IIE Networker - Fall 2005 - (Page 42)

Knowledge Network Africa Diversity in International Education Cultivating Nontraditional Exchanges in Sub-Saharan Africa: Ethiopia By Nagy Tibor A trip to Ethiopia results in the discovery of a myriad of opportunities to foster exchange between Sub-Saharan African and U.S. students and scholars. Sub-Saharan Africa is the region least understood and visited by U.S. students and scholars, and it also offers the most limited exchange opportunities. This, along with Africa’s almost total absence from U.S. media coverage (except when war, famine or natural disasters strike the continent) serves to perpetuate our national ignorance, as well as Africa’s isolation. With the hope of developing exchange opportunities beyond currently available African programs—which tend to focus on Southern Africa, Ghana, and Kenya—a group of 13 faculty and administrators from seven U.S. academic institutions visited Ethiopia in January 2005. Dr. Tech Wubneh, Director of International Programs at Middle Tennessee State University, planned Mekelle University, which was started in 1991 by a small group of faculty and students who and organized the orientation trip and initially conducted classes under a tree. recruited representatives from Vanderbilt University, the Tennessee State Board of Regents, Roane State flew about 600 miles to Mekelle, an attractive city of 200,000 University, Oklahoma State University, University of Oklahoma, which serves as Tigray’s capital and the commercial, industrial, and Texas Tech University. and transport center for Northern Ethiopia. Mekelle University is The U.S. group visited Addis Ababa, Ethiopia’s capital, and an especially impressive facility. The university was started in then traversed Tigray, Ethiopia’s northern region and center of 1991 by a small group of faculty and students who initially conthe ancient Axumite Empire. In Addis Ababa the group toured ducted classes under a tree. Now, Mekelle University boasts Unity University—established in 1995 as one of Ethiopia’s first 15,000 students and a modern campus that integrates Axumite private universities. Unity is not only developing an impressive designs in its highly original architecture and offers studies in campus and instituting a comprehensive curriculum, it is also law, business, medicine, arts and sciences, agriculture, engineerseeking to dramatically increase the number of women students ing and architecture. Even more impressive than its growth in and faculty. (In much of Africa the participation of women in infrastructure and programs are Mekelle University’s dynamic, higher education is still very low.) From Addis Ababa the group creative and visionary leaders who consider Ethiopia’s myriad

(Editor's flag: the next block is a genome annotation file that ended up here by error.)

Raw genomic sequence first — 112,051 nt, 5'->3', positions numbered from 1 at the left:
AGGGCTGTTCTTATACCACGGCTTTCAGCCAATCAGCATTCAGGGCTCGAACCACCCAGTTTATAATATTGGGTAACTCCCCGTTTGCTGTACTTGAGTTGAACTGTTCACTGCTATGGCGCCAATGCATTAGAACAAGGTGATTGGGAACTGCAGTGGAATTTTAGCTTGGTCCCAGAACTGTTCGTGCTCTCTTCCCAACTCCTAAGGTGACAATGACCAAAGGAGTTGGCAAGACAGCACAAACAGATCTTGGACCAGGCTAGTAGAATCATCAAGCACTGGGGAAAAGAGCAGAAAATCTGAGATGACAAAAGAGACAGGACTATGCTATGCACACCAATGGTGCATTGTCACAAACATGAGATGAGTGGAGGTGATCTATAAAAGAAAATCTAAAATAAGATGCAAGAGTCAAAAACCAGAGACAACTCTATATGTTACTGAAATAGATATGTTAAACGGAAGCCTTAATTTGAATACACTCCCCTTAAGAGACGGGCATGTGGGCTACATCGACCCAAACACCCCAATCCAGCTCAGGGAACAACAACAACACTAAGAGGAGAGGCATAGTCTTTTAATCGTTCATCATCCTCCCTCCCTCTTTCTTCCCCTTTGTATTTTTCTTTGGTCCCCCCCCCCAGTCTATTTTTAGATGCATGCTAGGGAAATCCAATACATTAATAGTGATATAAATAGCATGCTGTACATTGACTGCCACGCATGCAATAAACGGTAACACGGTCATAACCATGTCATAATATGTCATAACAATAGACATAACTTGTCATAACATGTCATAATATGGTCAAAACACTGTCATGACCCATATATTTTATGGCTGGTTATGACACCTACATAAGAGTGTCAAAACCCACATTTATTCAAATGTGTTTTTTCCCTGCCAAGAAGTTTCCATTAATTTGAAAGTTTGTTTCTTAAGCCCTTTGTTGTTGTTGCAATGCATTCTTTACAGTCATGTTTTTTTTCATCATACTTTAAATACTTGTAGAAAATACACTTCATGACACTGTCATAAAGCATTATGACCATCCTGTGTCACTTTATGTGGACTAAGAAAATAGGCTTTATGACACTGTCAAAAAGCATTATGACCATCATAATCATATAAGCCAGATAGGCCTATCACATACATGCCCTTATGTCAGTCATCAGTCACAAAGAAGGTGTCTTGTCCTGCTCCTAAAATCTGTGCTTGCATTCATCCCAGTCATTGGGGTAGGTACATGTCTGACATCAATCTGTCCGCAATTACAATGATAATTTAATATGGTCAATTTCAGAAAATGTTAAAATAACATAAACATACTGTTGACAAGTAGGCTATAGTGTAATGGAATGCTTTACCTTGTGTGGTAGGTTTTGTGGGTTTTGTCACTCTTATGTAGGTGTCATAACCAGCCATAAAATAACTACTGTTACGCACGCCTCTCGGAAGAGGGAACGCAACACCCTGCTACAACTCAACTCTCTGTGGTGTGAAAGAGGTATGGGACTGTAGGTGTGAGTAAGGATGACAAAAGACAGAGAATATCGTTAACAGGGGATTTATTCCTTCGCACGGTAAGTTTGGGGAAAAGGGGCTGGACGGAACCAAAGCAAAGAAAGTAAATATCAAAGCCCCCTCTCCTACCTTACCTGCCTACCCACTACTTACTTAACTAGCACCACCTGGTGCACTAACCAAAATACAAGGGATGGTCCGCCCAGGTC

Table of Contents for the Digital Edition of IIE Networker - Fall 2005

IIE Networker - Fall 2005
Message from Allan E. Goodman
Up Front: The International Education Diary
Study Abroad for Students of Color
Programmatic Diversity Versus Unplanned Information Flows
Nurturing Leadership and Social Change: The Mission of the Ford Foundation International Fellowships Program
Study Abroad
Study Abroad
Science and Engineering
Students with Disability
The Browser: Index of Advertisers

IIE Networker - Fall 2005